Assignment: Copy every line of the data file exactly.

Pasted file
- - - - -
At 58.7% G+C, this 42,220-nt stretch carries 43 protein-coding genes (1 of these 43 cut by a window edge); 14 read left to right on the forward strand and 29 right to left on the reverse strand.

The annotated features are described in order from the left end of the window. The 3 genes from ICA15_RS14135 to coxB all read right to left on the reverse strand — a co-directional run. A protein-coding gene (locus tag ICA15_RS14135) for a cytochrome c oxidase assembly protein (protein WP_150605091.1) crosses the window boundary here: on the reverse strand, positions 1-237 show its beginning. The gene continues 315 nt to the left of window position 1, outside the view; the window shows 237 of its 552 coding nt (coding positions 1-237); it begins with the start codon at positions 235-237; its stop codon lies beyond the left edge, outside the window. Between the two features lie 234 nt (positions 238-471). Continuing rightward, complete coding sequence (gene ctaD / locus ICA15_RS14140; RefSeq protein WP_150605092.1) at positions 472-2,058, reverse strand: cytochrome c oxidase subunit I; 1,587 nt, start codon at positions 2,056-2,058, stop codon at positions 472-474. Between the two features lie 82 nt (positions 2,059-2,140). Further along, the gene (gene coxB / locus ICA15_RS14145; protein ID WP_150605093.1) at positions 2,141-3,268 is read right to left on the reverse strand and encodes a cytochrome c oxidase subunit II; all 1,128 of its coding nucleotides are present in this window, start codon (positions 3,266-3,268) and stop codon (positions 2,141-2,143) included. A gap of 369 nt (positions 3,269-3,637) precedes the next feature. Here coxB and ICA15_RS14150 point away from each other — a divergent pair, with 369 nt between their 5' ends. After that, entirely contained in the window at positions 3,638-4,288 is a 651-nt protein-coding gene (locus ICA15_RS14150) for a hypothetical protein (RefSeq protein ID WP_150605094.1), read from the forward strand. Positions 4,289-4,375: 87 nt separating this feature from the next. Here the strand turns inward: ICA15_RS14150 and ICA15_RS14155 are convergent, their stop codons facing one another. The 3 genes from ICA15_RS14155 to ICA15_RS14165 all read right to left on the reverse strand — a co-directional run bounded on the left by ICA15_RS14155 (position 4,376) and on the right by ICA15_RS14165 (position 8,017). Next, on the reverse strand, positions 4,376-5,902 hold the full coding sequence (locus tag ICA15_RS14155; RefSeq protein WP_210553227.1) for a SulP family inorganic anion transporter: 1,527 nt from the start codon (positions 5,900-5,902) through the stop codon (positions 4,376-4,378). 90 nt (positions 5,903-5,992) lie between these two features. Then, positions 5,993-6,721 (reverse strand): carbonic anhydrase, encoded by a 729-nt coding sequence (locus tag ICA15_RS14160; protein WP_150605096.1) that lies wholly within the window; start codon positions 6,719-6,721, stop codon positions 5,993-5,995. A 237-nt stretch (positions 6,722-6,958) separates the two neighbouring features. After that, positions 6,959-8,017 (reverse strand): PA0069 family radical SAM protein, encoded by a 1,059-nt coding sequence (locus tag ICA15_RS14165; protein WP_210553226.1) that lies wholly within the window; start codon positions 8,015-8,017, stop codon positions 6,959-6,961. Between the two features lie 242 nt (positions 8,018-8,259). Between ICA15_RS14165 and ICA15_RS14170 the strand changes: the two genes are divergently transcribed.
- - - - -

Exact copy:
At 58.7% G+C, this 42,220-nt stretch carries 43 protein-coding genes (1 of these 43 cut by a window edge); 14 read left to right on the forward strand and 29 right to left on the reverse strand.

The annotated features are described in order from the left end of the window. The 3 genes from ICA15_RS14135 to coxB all read right to left on the reverse strand — a co-directional run. A protein-coding gene (locus tag ICA15_RS14135) for a cytochrome c oxidase assembly protein (protein WP_150605091.1) crosses the window boundary here: on the reverse strand, positions 1-237 show its beginning. The gene continues 315 nt to the left of window position 1, outside the view; the window shows 237 of its 552 coding nt (coding positions 1-237); it begins with the start codon at positions 235-237; its stop codon lies beyond the left edge, outside the window. Between the two features lie 234 nt (positions 238-471). Continuing rightward, complete coding sequence (gene ctaD / locus ICA15_RS14140; RefSeq protein WP_150605092.1) at positions 472-2,058, reverse strand: cytochrome c oxidase subunit I; 1,587 nt, start codon at positions 2,056-2,058, stop codon at positions 472-474. Between the two features lie 82 nt (positions 2,059-2,140). Further along, the gene (gene coxB / locus ICA15_RS14145; protein ID WP_150605093.1) at positions 2,141-3,268 is read right to left on the reverse strand and encodes a cytochrome c oxidase subunit II; all 1,128 of its coding nucleotides are present in this window, start codon (positions 3,266-3,268) and stop codon (positions 2,141-2,143) included. A gap of 369 nt (positions 3,269-3,637) precedes the next feature. Here coxB and ICA15_RS14150 point away from each other — a divergent pair, with 369 nt between their 5' ends. After that, entirely contained in the window at positions 3,638-4,288 is a 651-nt protein-coding gene (locus ICA15_RS14150) for a hypothetical protein (RefSeq protein ID WP_150605094.1), read from the forward strand. Positions 4,289-4,375: 87 nt separating this feature from the next. Here the strand turns inward: ICA15_RS14150 and ICA15_RS14155 are convergent, their stop codons facing one another. The 3 genes from ICA15_RS14155 to ICA15_RS14165 all read right to left on the reverse strand — a co-directional run bounded on the left by ICA15_RS14155 (position 4,376) and on the right by ICA15_RS14165 (position 8,017). Next, on the reverse strand, positions 4,376-5,902 hold the full coding sequence (locus tag ICA15_RS14155; RefSeq protein WP_210553227.1) for a SulP family inorganic anion transporter: 1,527 nt from the start codon (positions 5,900-5,902) through the stop codon (positions 4,376-4,378). 90 nt (positions 5,903-5,992) lie between these two features. Then, positions 5,993-6,721 (reverse strand): carbonic anhydrase, encoded by a 729-nt coding sequence (locus tag ICA15_RS14160; protein WP_150605096.1) that lies wholly within the window; start codon positions 6,719-6,721, stop codon positions 5,993-5,995. A 237-nt stretch (positions 6,722-6,958) separates the two neighbouring features. After that, positions 6,959-8,017 (reverse strand): PA0069 family radical SAM protein, encoded by a 1,059-nt coding sequence (locus tag ICA15_RS14165; protein WP_210553226.1) that lies wholly within the window; start codon positions 8,015-8,017, stop codon positions 6,959-6,961. Between the two features lie 242 nt (positions 8,018-8,259). Between ICA15_RS14165 and ICA15_RS14170 the strand changes: the two genes are divergently transcribed.